Students, staff collaborate to create mental health Lunch and Learns

Lunch and Learns meet monthly, cover a variety of mental health topics

Students+can+attend+the+Lunch+and+Learns+monthly+to+discuss+mental+health

Emma Mansour and Alex Rubinstein

Students can attend the Lunch and Learns monthly to discuss mental health

As a result of high stress levels among students, New Trier has created a mental health lunch group to teach students how to improve their mental health and manage their stress.

The Lunch and Learns, which meet monthly in W321, are aimed at targeting mental health issues that adolescents face.

The mental health conversation was spearheaded by students who worked alongside the administration to develop a comprehensive mental health assistance program.

Specifically, students from clubs like the Student Council and the Activities Leadership Practicum Seminar (ALPS), which is a class exclusively for club heads, worked to incorporate a student perspective in planning the program.

Many students struggle with mental health issues at New Trier. The social work department regularly sees 25-30% of the student body, but more often students do not seek help through outside resources. While not always stress-related, academic pressure can have a large impact on students’ mental health.

“I think there’s definitely extremely high stress levels,” said senior BJ Moses-Rosenthal, who attended the meetings because of his position in ALPS as the head of the Social Service Board. “If you ask people how stressed they are, how much sleep they are getting, how good they feel about their mental well-being, you would get people giving higher scores on stress and lower scores on the mental well-being than you would at other schools.”

At first, the meetings had a substantial turnout, but attendance has dwindled. According to junior Ethan Van Gosen, who was involved in the initiative because of his role in Student Council, the first lunch session had about eleven people per period and the advisory meeting had twenty to thirty.

The fifth period lunch meeting on Feb 20 only had three people show up, two of whom were from the Josselyn Board. However speech pathologist Julie Smith, who helps coordinate the program, is optimistic about its future outreach.

“[The program] just started, and I think it was a small group of students who attended. I think that with anything that’s new and getting off the ground, that’s how things start. My hope is that with time and advertising and getting the word out that we can find ways to provide more information for students,” said Smith.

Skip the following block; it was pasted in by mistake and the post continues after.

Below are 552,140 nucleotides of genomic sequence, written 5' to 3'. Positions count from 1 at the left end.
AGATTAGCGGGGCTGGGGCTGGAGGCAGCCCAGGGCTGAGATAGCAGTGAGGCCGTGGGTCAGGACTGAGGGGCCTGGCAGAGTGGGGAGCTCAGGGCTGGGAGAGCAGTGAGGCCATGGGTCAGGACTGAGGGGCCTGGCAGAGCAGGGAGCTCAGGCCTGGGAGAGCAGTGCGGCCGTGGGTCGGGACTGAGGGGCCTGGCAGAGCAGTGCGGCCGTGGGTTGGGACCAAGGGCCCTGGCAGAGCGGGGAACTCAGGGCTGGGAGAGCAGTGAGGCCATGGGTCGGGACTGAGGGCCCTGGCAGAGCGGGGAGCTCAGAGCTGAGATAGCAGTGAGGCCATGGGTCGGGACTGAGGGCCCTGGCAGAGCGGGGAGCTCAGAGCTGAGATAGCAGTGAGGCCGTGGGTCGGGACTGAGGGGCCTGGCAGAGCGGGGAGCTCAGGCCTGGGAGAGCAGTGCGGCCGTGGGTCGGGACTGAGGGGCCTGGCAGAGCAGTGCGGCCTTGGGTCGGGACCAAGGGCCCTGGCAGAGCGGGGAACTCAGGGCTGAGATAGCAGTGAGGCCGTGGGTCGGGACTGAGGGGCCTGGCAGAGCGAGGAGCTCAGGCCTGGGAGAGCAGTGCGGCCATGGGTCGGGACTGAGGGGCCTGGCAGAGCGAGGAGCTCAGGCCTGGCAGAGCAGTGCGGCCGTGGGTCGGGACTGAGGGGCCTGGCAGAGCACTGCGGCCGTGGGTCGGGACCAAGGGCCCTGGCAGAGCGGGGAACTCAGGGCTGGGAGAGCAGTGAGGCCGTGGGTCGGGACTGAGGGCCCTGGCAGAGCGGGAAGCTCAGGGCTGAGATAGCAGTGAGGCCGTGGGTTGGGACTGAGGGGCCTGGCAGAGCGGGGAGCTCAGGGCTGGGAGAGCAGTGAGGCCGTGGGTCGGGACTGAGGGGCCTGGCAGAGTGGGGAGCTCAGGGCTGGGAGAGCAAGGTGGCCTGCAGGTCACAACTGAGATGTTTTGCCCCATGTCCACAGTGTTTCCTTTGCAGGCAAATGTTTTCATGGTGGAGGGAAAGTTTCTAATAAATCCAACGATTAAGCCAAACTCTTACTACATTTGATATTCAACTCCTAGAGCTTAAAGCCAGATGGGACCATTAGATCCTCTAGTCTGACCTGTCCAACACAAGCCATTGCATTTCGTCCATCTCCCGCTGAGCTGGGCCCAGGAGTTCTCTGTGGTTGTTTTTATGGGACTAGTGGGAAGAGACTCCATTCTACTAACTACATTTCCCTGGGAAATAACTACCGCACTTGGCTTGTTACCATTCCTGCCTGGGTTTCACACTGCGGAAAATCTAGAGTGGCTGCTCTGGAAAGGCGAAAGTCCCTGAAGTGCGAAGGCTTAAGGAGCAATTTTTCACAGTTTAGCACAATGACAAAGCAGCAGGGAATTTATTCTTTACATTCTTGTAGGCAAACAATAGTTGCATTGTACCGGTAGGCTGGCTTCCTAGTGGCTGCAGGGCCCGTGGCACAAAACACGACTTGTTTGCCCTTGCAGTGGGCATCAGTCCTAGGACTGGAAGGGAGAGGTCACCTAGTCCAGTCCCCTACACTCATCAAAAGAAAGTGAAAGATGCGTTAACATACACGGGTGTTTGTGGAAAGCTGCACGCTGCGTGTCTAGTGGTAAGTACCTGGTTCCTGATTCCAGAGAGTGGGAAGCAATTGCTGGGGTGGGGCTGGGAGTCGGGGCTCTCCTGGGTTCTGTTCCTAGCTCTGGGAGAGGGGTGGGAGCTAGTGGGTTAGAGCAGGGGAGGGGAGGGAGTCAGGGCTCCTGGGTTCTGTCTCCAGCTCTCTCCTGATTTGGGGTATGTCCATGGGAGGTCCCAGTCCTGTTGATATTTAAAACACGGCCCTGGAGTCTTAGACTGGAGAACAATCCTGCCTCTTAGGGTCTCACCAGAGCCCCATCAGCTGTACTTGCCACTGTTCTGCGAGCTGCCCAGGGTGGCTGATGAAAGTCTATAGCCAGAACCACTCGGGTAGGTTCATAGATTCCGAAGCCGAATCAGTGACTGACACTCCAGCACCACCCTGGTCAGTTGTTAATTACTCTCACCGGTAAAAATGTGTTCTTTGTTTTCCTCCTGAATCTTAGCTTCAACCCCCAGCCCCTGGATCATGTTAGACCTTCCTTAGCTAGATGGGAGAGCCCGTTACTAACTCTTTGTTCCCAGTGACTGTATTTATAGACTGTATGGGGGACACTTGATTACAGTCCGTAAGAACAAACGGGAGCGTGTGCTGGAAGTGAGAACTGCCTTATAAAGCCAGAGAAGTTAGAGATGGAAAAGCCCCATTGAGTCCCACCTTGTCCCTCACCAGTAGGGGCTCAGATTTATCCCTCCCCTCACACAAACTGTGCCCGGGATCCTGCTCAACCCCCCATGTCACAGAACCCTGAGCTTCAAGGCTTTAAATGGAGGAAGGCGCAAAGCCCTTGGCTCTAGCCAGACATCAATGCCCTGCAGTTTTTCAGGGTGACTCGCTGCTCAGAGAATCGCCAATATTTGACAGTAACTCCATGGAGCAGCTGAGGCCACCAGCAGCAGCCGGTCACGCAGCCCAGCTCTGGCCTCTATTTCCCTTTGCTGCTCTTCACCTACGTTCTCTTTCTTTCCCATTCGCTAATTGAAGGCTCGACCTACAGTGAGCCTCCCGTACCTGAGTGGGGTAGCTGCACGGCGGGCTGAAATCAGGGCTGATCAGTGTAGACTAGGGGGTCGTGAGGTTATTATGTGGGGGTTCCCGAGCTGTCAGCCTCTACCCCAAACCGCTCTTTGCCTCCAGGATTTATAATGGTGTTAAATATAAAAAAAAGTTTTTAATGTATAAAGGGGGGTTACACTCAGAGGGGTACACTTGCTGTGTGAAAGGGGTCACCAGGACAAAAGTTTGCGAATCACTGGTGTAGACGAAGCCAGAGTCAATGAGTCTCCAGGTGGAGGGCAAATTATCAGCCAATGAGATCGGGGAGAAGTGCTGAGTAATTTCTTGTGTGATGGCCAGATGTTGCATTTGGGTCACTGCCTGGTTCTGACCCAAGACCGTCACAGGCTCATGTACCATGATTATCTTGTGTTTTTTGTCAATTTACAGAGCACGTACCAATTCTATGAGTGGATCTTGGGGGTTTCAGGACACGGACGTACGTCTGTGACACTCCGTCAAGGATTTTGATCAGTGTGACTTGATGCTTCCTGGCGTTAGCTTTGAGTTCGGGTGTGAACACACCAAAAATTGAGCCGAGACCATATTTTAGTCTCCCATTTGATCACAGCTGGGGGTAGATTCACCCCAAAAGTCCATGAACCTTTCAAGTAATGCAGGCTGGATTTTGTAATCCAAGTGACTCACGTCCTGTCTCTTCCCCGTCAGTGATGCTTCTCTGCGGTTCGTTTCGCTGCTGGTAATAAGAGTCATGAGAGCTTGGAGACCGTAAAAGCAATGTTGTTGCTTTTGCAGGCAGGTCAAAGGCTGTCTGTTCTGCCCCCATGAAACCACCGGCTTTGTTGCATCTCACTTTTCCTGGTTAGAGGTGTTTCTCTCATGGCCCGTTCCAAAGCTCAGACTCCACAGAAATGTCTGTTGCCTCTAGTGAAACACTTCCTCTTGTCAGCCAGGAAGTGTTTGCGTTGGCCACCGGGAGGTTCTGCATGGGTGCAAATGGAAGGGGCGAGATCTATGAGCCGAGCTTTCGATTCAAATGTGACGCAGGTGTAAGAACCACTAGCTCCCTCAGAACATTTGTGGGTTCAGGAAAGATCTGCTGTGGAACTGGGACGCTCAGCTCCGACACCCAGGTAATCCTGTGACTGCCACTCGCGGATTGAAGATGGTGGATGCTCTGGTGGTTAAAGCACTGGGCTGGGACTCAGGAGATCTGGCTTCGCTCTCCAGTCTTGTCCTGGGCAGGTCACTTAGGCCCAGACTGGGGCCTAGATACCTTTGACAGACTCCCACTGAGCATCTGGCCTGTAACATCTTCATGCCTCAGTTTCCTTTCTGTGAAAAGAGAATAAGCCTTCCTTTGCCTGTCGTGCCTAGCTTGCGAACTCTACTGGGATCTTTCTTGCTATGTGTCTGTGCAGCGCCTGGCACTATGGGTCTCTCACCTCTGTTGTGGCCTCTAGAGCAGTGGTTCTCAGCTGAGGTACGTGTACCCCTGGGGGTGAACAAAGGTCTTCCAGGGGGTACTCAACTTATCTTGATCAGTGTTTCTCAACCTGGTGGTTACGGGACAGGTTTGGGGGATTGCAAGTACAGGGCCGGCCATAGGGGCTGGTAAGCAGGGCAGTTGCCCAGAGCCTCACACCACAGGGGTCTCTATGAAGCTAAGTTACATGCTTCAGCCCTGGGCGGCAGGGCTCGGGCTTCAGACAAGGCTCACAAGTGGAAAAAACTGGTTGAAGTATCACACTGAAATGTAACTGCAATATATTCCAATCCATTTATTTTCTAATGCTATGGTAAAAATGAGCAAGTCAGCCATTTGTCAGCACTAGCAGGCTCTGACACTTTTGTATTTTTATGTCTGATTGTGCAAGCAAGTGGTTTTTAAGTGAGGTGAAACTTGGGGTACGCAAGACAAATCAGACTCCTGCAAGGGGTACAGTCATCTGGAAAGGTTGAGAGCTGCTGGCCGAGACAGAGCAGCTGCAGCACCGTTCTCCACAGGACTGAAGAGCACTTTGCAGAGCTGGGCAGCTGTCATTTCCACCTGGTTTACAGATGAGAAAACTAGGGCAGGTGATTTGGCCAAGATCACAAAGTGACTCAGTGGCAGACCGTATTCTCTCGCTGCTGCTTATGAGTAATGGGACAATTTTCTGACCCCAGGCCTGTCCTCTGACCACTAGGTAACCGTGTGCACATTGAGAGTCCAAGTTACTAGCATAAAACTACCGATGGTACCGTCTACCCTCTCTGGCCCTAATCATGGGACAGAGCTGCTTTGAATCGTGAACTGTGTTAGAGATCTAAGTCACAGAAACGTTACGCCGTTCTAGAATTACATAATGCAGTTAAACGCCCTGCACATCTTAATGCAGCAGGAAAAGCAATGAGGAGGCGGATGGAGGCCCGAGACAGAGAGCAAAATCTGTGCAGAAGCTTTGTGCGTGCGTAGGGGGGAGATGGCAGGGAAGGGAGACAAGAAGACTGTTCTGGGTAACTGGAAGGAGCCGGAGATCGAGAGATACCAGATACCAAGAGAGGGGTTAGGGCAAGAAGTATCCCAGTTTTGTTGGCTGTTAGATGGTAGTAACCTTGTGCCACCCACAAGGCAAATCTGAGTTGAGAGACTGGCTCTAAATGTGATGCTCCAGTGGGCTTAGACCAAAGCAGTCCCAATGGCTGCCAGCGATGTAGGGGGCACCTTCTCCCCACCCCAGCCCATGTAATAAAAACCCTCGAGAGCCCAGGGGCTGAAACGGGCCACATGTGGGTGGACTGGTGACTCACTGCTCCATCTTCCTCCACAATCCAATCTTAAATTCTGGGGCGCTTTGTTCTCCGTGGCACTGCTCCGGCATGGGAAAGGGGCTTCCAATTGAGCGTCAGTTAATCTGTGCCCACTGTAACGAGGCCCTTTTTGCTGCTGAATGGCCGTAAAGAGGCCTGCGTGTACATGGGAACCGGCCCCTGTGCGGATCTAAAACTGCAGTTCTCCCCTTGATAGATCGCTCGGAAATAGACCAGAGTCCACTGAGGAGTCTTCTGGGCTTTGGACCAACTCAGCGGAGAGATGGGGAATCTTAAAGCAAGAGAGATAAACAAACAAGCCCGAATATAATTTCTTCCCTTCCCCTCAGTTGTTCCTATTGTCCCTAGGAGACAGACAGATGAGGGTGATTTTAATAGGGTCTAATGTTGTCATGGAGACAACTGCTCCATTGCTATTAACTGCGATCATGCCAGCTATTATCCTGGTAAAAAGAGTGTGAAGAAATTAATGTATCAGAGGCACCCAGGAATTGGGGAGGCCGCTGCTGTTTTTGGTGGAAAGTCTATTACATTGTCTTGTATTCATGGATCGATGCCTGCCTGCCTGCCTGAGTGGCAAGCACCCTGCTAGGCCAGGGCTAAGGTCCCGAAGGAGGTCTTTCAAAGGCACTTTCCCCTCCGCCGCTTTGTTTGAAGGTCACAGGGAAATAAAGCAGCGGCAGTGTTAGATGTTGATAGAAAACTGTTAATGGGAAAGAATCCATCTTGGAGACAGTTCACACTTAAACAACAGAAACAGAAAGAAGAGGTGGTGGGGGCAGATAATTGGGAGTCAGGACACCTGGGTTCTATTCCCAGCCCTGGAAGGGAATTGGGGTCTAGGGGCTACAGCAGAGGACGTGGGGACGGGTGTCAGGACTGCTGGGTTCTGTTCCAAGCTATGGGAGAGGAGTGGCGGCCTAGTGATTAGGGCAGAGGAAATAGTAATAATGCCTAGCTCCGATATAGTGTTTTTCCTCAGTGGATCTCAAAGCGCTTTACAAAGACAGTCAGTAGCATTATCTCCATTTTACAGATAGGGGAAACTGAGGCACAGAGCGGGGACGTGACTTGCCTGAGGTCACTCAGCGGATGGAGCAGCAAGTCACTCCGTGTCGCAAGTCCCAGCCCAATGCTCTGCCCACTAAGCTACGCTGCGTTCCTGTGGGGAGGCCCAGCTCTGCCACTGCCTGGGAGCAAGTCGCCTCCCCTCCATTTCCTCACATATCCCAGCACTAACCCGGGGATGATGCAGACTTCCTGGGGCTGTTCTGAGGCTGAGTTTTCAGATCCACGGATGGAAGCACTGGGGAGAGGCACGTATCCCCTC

Smith also saw that the lunch sessions are not a definite solution, and that the administration is open to ideas for what forms the program could take.

“I think that there’s a lot of questions regarding what will be the best way to provide information for students. We’re very open to different ways,” said Smith.

So far, students seem to be satisfied with the way that the programs were run.

“I thought that they did a nice job on the presentation. They had nice visuals, the speaker was very personable, and I felt that if I had a question I could interrupt and ask it,” said Moses-Rosenthal.

In order to appropriately choose the information to present in the sessions, the administration sent out a survey to students for their input into which topics to cover.

“Kids said that they wanted to hear about anxiety disorders, depression, stress reduction and resources, and how to identify and support a friend with these issues. Those were the highlights of the survey,” said Winnetka Campus principal Denise Dubravec.

Supporting others with mental health issues is a big focus of the administration’s plan for the near future. The Mental Health QPR Training will allow students to assist other students with mental health issues so that they can seek out the help that they need. QPR is a training program for teachers to recognize the warning signs of mental health issues in students.

“Being trained to deal with mental health issues is a life skill. We’re not becoming social workers, but it gives us a better understanding of how to help someone who is struggling,” said junior Erin Gorney, who is a part of the Josselyn Junior Board at the Josselyn Center for Mental Health.

The program is still just getting off the ground, laying the groundwork for increased discussion in the future.

“I think that in the past, we never really talked about mental health. Now that we are, this is a really good spark for change,” said Gorney.